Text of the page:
A great museum, like a stuffed gorilla, can be huge and interesting yet not very useful.
The gems and minerals section of the Smithsonian's Museum of Natural History, for instance, is full of fabulous crystals and gee-whiz gems, but it doesn't tell you much about rocks, even the ones called gems and minerals. Most modern museum displays seem designed simply to dazzle; few of them offer enough information to flesh out a grade-school science project.
The visitor who wants to go deeper into a subject, or who has an artifact or odd rock he wants to know more about, will usually be disappointed. Generally only university-accredited researchers are admitted to the inner sanctums where the heavy stuff is.
The Smithsonian has made a conspicuous exception to that policy by creating The Naturalist Center, designed to open the resources of the Natural History Museum to the more-than-casual visitor. Staffed by friendly and knowledgeable volunteers, the center offers hands-on specimens and equipment, small but excellent libraries and -- for worthwhile inquiries -- access to the institution's hundreds of specialists.
While it operates more or less on a shoe-string, the center has impressive resources, including a collection of 10,000 microscope-mounted mineral specimens, a multitude of insects and shells, and plenty of icky things preserved in jars.
"What we are trying to build is a solid general collection in six major disciplines [minerals, plants, invertebrates, insects, vertebrates and anthropology] with special emphasis on the Middle Atlantic region," said acting manager Garry Groupe.
"Most of our visitors are either young people doing research or local residents who have found something they can't identify from library references or general guide-books.Whatever brings them in, the ones who keep coming back often work their way through all six areas, because they find it interesting. Then we make docents of them."
It takes a lot of people to keep the exhibits in order and help visitors during the public hours, which run Wednesday through Sunday. Not being able to manage a seven-day schedule, the center staff chose to work weekends because that's when most visitors are able to come. Generally, admission is limited to children 12 and up, but Exceptions are made for exceptional youngsters.
Although the exhibit sections are logically and simply arranged, pursuing what seems to be a simple question can take a lot of time and assistance. Groupe and docent Suzanne DeBlois, 20, spent something like two hours helping me and my daughters Karen and Laura track down a bat, two Potomac River shells and a question.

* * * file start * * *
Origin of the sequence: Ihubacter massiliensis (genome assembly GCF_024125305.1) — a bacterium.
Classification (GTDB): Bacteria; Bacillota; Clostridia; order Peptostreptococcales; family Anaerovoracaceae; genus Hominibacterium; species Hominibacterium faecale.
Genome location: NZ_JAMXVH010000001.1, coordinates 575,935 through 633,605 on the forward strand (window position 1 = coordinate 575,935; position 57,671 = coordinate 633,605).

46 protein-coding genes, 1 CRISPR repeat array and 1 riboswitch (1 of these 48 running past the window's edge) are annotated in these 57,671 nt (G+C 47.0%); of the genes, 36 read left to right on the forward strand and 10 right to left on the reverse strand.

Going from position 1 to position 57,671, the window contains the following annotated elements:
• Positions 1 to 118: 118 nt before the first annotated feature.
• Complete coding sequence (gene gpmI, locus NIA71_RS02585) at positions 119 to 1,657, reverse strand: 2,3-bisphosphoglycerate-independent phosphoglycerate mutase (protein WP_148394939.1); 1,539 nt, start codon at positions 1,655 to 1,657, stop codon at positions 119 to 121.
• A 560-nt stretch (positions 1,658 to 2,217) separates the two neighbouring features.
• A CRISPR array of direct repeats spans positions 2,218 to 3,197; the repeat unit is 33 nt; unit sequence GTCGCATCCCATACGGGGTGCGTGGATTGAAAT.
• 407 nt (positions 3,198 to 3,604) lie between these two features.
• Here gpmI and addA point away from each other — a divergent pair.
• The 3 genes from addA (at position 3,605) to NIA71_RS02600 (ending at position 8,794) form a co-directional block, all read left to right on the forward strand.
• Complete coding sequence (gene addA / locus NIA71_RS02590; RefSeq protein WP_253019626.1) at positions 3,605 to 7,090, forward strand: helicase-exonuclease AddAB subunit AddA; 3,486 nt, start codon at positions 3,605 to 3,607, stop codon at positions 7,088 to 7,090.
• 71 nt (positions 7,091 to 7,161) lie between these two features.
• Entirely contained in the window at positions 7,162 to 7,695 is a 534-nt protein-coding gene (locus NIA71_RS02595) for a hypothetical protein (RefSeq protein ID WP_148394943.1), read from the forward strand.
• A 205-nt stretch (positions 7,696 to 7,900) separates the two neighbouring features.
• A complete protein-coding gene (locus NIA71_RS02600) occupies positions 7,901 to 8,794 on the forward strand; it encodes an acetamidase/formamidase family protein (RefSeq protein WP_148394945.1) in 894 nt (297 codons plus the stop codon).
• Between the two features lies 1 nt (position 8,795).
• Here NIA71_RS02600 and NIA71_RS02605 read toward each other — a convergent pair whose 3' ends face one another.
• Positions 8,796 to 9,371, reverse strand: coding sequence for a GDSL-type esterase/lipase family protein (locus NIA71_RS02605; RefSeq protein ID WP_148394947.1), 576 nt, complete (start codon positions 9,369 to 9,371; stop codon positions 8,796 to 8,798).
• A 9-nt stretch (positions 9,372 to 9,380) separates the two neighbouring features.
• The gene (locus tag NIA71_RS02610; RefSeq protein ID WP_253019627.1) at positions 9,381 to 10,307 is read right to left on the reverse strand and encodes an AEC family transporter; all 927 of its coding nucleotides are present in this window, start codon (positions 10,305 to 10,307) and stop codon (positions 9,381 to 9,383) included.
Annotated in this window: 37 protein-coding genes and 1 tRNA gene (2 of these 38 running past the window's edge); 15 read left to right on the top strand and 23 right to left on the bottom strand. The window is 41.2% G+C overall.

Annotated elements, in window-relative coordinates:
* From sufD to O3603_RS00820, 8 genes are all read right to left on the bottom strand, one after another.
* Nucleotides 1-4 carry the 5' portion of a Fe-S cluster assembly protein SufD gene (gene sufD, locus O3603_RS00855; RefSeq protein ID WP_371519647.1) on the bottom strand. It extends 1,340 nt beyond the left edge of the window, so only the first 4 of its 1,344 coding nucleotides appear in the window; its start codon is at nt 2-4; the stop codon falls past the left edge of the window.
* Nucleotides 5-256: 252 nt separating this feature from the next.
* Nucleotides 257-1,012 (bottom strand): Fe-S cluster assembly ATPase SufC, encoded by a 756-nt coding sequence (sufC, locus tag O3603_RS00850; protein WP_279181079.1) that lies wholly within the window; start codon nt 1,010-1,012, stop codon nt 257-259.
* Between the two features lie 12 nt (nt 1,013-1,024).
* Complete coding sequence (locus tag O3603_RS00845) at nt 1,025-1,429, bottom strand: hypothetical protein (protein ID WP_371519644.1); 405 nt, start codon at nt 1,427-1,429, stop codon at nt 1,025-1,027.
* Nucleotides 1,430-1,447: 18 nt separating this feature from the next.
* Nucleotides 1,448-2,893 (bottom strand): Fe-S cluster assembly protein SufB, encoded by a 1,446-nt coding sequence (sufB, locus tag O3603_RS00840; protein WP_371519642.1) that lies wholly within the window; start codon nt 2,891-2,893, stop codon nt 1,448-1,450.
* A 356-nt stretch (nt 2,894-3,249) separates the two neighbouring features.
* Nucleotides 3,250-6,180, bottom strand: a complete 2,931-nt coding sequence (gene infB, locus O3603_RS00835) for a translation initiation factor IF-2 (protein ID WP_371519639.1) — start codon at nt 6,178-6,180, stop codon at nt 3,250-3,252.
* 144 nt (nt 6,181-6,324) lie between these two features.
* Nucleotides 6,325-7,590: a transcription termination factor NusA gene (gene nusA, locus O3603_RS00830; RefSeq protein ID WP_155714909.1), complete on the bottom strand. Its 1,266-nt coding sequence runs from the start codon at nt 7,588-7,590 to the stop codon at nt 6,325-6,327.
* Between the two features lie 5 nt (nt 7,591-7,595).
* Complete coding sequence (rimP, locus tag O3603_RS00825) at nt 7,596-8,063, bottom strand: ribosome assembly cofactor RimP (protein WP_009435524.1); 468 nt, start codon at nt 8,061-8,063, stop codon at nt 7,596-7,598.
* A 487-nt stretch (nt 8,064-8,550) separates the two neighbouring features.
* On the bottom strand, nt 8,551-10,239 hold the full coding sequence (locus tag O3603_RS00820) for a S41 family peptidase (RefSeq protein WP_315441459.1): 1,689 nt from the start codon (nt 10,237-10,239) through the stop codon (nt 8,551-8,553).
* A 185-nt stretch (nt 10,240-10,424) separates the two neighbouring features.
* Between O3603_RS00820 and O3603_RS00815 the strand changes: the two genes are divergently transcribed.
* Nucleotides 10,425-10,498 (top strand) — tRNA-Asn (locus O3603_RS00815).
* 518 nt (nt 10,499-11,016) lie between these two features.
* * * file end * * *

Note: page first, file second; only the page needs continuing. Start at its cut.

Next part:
The bat, which had been kept in our freezer since it self-destructed on a cartop canoe near Luray, turned out to be a red bat (Lasirius borealis), which should have been obvious but wasn't because the center's stuffed specimen was much the worse for wear. Unless donated by outsiders, the specimens are hand-me-downs from the research departments. Now they have ours.
The shells, snails taken from the riprap at Gravelly Point and mussels from Fort Foote, did not match any in the drawers. They were tentatively identified as Goniobasis lea and M. margaritifera linne. They, too, now rest in the museum and may, once the identifications are verified, go on display. (The center sucks in specimens like a vacuum cleaner, using an irresistible pitch: "Since you found this to be interesting, don't you think it would be a good thing to make it available to others?")
My question was, why do the baldfaced hornets Vespula maculata abandon in the fall those elaborate papier-mache nests they spend the summer building in my eaves? The nests would be nice warm places for the fertilized queens to winter over. Instead, they go and hide under rocks or something, throwing away a dwelling that represents the lifetime labors of hundreds of workers and one that would seem to offer a considerable evolutionary advantage. I learned some fascinating things about wasps (many of them make first-class honey, for instance), but I still don't know why they abandon those nests.